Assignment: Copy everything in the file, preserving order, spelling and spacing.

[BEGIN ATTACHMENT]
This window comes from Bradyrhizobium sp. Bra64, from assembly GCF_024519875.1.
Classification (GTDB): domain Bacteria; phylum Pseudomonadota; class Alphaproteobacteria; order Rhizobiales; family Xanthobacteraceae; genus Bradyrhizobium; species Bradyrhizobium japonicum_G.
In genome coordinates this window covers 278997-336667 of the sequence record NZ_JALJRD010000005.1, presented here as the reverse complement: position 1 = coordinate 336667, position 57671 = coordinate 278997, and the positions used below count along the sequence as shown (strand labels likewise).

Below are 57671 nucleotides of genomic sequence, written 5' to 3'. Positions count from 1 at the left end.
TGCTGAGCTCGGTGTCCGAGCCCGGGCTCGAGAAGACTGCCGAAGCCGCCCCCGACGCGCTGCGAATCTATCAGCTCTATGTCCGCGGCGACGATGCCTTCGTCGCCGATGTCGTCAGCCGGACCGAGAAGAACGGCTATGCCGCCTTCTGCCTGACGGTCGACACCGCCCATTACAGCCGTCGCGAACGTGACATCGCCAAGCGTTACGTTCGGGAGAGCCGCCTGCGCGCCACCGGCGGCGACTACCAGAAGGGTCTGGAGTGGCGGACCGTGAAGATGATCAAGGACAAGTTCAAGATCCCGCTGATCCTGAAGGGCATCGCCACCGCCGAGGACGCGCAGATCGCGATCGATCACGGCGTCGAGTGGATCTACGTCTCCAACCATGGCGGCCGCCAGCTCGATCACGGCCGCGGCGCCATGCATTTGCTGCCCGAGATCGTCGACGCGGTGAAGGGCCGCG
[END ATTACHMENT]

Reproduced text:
This window comes from Bradyrhizobium sp. Bra64, from assembly GCF_024519875.1.
Classification (GTDB): domain Bacteria; phylum Pseudomonadota; class Alphaproteobacteria; order Rhizobiales; family Xanthobacteraceae; genus Bradyrhizobium; species Bradyrhizobium japonicum_G.
In genome coordinates this window covers 278997-336667 of the sequence record NZ_JALJRD010000005.1, presented here as the reverse complement: position 1 = coordinate 336667, position 57671 = coordinate 278997, and the positions used below count along the sequence as shown (strand labels likewise).

Below are 57671 nucleotides of genomic sequence, written 5' to 3'. Positions count from 1 at the left end.
TGCTGAGCTCGGTGTCCGAGCCCGGGCTCGAGAAGACTGCCGAAGCCGCCCCCGACGCGCTGCGAATCTATCAGCTCTATGTCCGCGGCGACGATGCCTTCGTCGCCGATGTCGTCAGCCGGACCGAGAAGAACGGCTATGCCGCCTTCTGCCTGACGGTCGACACCGCCCATTACAGCCGTCGCGAACGTGACATCGCCAAGCGTTACGTTCGGGAGAGCCGCCTGCGCGCCACCGGCGGCGACTACCAGAAGGGTCTGGAGTGGCGGACCGTGAAGATGATCAAGGACAAGTTCAAGATCCCGCTGATCCTGAAGGGCATCGCCACCGCCGAGGACGCGCAGATCGCGATCGATCACGGCGTCGAGTGGATCTACGTCTCCAACCATGGCGGCCGCCAGCTCGATCACGGCCGCGGCGCCATGCATTTGCTGCCCGAGATCGTCGACGCGGTGAAGGGCCGCG